The Productivity Commission recommended a taxpayer-funded scheme under which the primary carer of a child would receive 18 weeks' paid maternity leave at the minimum wage rate, now 544 dollars (449 US) a week.
Employers currently only have to give women 12 months of unpaid leave when they have a baby.
"We are still some ways off resolving the final policy detail but what I am saying to you loud and clear today is that this Australian government believes the time has come to bite the bullet on this and we intend to do so," he said.
The commission proposal, estimated to cost about 1.3 billion dollars a year, would see working mothers paid more than their stay-at-home counterparts. It would also allow partners to receive up to an extra two weeks' paid leave.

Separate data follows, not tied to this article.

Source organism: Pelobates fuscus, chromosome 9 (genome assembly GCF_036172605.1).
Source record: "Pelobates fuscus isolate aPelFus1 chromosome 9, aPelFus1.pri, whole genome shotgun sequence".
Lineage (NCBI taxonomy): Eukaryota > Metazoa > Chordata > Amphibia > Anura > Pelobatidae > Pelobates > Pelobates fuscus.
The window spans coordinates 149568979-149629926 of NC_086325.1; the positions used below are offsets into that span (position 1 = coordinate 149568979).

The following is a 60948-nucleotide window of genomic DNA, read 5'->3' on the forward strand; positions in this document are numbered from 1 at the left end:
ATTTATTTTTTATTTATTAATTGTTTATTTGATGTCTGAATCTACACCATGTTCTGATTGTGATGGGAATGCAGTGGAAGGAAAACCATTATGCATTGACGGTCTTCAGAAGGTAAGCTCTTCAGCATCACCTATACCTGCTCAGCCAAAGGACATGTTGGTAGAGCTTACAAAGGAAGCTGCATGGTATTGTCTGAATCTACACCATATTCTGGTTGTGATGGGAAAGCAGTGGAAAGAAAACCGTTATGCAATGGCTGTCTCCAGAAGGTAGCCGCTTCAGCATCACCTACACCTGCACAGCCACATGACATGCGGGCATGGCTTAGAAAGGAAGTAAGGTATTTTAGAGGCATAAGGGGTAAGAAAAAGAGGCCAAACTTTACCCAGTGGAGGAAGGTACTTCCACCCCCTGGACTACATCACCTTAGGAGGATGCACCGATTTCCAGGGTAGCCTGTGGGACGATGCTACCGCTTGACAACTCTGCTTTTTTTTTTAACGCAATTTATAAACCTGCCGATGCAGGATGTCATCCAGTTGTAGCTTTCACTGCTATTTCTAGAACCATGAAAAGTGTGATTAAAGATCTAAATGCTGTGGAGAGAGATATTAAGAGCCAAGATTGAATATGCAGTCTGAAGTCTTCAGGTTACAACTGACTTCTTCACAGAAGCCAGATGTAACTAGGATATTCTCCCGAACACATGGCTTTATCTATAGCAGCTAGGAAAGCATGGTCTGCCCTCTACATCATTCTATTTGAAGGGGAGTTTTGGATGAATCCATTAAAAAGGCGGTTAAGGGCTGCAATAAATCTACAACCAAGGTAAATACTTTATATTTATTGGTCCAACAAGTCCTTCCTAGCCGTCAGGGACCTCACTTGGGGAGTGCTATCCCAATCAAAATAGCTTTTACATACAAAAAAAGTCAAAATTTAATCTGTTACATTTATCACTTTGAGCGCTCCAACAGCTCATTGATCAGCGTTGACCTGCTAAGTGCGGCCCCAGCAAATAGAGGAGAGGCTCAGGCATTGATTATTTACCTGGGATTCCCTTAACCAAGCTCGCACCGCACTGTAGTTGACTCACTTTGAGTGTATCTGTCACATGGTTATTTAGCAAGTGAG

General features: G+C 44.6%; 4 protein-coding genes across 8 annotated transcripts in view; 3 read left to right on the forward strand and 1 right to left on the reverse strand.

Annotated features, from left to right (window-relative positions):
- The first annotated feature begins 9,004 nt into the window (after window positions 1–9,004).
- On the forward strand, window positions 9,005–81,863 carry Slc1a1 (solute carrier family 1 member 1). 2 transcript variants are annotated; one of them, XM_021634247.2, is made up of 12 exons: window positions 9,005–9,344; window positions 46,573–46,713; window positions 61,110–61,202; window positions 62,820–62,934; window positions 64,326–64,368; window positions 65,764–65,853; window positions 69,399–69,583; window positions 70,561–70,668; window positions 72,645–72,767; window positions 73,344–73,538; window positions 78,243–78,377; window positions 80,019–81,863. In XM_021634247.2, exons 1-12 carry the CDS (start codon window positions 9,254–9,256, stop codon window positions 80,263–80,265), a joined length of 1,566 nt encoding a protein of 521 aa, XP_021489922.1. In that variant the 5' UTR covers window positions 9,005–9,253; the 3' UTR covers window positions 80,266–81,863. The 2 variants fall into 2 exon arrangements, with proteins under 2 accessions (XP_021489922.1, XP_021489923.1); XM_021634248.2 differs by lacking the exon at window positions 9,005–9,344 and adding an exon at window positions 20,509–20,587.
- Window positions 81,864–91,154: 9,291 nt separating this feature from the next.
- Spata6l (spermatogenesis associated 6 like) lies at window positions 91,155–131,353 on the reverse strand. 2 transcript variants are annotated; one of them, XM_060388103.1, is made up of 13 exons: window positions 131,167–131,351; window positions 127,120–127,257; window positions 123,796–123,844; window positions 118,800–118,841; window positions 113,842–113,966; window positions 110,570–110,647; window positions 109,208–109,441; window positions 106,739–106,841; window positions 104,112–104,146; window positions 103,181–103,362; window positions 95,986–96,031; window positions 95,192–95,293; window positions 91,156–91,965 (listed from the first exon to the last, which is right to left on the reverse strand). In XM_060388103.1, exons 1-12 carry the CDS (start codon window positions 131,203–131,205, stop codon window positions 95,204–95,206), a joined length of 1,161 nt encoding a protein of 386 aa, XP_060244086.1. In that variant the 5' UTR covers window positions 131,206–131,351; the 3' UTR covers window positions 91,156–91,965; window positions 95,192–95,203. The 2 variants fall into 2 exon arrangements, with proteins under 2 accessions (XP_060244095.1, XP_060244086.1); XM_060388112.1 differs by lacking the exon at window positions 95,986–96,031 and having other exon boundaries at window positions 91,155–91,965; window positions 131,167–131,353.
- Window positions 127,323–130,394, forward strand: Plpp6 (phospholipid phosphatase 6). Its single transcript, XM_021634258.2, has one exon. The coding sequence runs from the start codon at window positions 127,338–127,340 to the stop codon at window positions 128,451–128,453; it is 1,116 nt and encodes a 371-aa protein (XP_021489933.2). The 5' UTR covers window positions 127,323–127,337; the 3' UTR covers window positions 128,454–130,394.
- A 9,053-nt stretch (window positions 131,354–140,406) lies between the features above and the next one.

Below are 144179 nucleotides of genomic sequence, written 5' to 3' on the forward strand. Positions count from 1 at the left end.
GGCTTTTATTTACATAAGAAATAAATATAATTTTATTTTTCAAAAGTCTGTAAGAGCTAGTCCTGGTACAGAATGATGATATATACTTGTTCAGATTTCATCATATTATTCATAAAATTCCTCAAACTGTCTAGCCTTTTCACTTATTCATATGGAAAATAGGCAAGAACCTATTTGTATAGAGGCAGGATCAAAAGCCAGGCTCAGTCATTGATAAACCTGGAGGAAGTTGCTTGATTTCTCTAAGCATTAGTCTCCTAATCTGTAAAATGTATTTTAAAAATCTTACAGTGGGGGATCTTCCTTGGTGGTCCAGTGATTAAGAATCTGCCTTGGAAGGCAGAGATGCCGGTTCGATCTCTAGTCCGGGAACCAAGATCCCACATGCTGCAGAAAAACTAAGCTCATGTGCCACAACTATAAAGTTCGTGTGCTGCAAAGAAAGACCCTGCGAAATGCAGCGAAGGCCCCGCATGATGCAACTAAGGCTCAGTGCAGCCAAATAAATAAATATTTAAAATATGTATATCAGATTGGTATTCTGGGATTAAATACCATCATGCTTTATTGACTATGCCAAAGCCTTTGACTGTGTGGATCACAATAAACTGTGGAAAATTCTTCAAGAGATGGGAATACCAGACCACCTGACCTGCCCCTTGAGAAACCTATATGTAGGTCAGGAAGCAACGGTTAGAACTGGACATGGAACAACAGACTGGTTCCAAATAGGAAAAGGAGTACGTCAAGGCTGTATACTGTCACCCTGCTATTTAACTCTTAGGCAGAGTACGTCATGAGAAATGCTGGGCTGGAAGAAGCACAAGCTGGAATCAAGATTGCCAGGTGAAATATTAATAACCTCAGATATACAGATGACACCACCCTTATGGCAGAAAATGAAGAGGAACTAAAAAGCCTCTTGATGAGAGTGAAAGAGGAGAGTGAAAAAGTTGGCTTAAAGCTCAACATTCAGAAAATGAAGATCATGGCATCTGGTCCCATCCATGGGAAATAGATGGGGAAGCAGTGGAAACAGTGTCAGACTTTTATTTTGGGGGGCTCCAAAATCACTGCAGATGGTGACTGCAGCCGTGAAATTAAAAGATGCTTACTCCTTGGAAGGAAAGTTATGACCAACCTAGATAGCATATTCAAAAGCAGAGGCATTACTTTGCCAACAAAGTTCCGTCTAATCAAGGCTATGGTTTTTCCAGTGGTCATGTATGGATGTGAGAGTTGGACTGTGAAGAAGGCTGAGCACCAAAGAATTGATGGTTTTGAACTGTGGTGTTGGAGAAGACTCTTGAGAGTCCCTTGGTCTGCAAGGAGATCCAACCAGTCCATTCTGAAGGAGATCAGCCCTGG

Rudd declined to say whether his administration would support the commission plan for new mothers to receive 18 weeks of paid leave.
The proposal also calls for the 'baby bonus,' a one-off 5,000 dollar payment all mothers are eligible for depending on income, to be scrapped for all but stay-at-home mums.
"The future economy has to provide this level of choice for stay-at-home mums, to be supported with the baby bonus, but also for women in the paid work force to be supported with paid maternity leave," Rudd told reporters in Newcastle, north of Sydney.
Productivity commissioner Robert Fitzgerald said the move was "a workplace entitlement" and "not a welfare measure."